the
film recording, and there's a different jauntiness that I feel comes across
in
the film recording. It's just a little more spontaneous.

GROSS: And I thought we can compare that back-to-back with just a piano
vocal
version that he does in the body of the film. And this is--if I'm
remembering
the film correctly, Debbie Reynolds is singing this song. I think maybe
she's
rehearsing it for an audition. And he's saying, `No, no, no. You've got it
wrong. Try it this way.' And he shows her how it should be done.

Mr. GRANATA: Right.

Mr. DEUTSCH: That's right. Yes.

Mr. GRANATA: And, of course, this piano vocal version places the
performance
and the song in a completely different context because rather than having
this
big band with this energetic Nelson Riddle chart, we have just have Frank
Sinatra and Bill Miller on piano, which gives it a whole different feel.

GROSS: So here they are, back to back, the title sequence of "Tender Trap"
and a duet from the body of the film.

(Soundbite of "Tender Trap" title sequence)

Mr. SINATRA: (Singing) You see a pair of laughing eyes, and suddenly you're
sighing sighs. You're thinking nothing's wrong. You string along, boy.
Then
snap. Those eyes, those sighs, they're part of the tender trap.

You're hand in hand beneath the trees, and soon there's music in the breeze.
You're acting kind of smart until your heart just goes whap. Those trees,
that breeze, they're part of the tender trap.

Some starry night when her kisses make you tingle, she'll hold you tight and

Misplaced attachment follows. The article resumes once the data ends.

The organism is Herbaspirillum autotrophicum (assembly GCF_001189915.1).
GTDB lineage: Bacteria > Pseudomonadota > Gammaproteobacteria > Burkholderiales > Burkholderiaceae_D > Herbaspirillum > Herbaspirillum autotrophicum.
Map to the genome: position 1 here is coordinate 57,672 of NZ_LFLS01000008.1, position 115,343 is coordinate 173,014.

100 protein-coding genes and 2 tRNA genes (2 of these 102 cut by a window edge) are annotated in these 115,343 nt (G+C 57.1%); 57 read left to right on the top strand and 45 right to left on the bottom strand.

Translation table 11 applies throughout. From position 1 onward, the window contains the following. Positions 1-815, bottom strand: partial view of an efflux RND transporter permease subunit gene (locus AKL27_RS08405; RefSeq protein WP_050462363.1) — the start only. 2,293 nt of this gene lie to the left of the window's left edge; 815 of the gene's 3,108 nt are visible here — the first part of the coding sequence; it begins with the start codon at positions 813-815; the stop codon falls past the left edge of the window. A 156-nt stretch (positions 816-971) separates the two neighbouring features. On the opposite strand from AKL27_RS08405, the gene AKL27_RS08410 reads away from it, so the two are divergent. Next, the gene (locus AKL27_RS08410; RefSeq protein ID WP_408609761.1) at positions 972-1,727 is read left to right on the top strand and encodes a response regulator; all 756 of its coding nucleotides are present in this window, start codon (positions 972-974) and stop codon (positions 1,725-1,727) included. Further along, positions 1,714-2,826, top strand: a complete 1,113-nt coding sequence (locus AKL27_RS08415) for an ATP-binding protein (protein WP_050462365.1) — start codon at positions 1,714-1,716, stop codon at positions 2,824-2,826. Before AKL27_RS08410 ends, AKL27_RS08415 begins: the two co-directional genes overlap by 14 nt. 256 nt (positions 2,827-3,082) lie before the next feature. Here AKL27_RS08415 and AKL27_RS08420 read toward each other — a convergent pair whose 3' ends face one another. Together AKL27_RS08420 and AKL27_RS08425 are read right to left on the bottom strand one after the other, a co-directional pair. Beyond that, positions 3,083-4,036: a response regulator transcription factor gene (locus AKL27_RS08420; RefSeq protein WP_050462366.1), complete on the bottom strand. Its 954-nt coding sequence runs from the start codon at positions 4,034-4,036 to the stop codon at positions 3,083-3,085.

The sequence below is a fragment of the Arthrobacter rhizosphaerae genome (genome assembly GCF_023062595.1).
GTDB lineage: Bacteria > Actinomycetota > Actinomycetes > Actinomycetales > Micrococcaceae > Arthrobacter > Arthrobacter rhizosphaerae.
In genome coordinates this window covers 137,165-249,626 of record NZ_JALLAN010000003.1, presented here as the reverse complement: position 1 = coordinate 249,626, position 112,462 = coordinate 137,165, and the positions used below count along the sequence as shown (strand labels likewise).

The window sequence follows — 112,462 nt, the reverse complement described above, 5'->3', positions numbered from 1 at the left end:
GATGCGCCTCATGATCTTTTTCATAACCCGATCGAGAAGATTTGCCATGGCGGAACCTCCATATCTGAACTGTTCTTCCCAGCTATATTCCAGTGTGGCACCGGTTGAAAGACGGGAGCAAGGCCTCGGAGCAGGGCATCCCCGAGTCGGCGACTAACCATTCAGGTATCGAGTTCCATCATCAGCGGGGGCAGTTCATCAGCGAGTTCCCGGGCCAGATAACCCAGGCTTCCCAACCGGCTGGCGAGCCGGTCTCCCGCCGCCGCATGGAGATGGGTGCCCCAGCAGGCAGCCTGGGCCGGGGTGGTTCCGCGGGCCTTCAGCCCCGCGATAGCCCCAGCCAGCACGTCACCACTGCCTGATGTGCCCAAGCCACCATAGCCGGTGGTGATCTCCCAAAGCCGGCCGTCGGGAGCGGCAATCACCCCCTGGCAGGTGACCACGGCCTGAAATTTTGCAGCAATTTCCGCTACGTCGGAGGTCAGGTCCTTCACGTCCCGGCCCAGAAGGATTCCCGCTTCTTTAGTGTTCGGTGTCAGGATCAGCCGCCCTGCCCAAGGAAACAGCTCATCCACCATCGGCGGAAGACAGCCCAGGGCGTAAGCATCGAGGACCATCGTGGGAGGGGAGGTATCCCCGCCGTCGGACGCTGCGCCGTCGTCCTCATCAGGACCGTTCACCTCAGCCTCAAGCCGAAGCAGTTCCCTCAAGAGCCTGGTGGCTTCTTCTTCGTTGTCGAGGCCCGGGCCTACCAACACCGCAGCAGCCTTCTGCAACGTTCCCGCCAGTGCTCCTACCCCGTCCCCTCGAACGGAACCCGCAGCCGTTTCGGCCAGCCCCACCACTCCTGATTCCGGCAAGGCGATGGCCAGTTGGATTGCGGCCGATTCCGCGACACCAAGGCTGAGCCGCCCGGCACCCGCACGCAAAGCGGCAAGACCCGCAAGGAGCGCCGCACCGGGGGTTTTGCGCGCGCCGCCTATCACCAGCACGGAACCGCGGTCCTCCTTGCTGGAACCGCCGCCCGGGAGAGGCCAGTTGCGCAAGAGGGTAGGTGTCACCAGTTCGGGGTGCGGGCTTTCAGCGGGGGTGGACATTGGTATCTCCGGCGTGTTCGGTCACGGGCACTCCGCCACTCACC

you'll hate yourself for being single. And all at once it seems so nice.
The
folks are throwing shoes and rice.

(Soundbite of "Tender Trap" duet)

Mr. SINATRA: You see a pair of laughing eyes and suddenly you're sighing
sighs. You're thinking nothing's wrong. You string along, boy. Then snap.
Those eyes, those sighs, they're part of the tender trap.

(Speaking) You see what I mean? You've just got to let it settle a little
bit.

(Singing) You're hand in hand beneath the trees, and soon there's music in
the
breeze. You're acting kind of smart until your heart just goes whap. Those
trees, that breeze, they're part of the tender trap.

Some starry night when her kisses make you tingle, she'll hold you tight and
you'll hate yourself for being single. And all at once it seems so nice.
The
folks are throwing shoes and rice.

You hurry to a spot that's just a dot on the map. You wonder how it all
came
about. It's too late now. There's no getting out. You fell in love, and
love is a tender trap.

Some starry night when her kisses make you tingle, she'll hold you tight and
you'll hate yourself for being single. And all at once it seems so nice.
The
folks are throwing shoes and rice.

You hurry to a spot that's just a dot on the map. Boom, boom, boom, boom.
You wonder how it all came about. It's too late now. There's no getting
out.
You fell in love, and love is a tender trap.

GROSS: That's two versions of "The Tender Trap" from the film of the same
name on the new box set "Frank Sinatra in Hollywood." My guests are the box
set's co-producers, Charles Granata and Didier Deutsch.

Now one of the things Sinatra had to do, which I guess all performers had to
do in the movies at the time, was to lip-synch to their songs. How did it
work? The songs were prerecorded and then you lip-synched to it on film?

Mr. DEUTSCH: Well, usually, yes. They went into the studio, laid down the
tracks, performed the song. Then when they started shooting, the song was
played on the playback equipment so that they could lip-synch and emote at
the
same time. So there was no huffing and puffing as they were acting; they
were
simply lip-synching. And that's why it comes so naturally on the screen.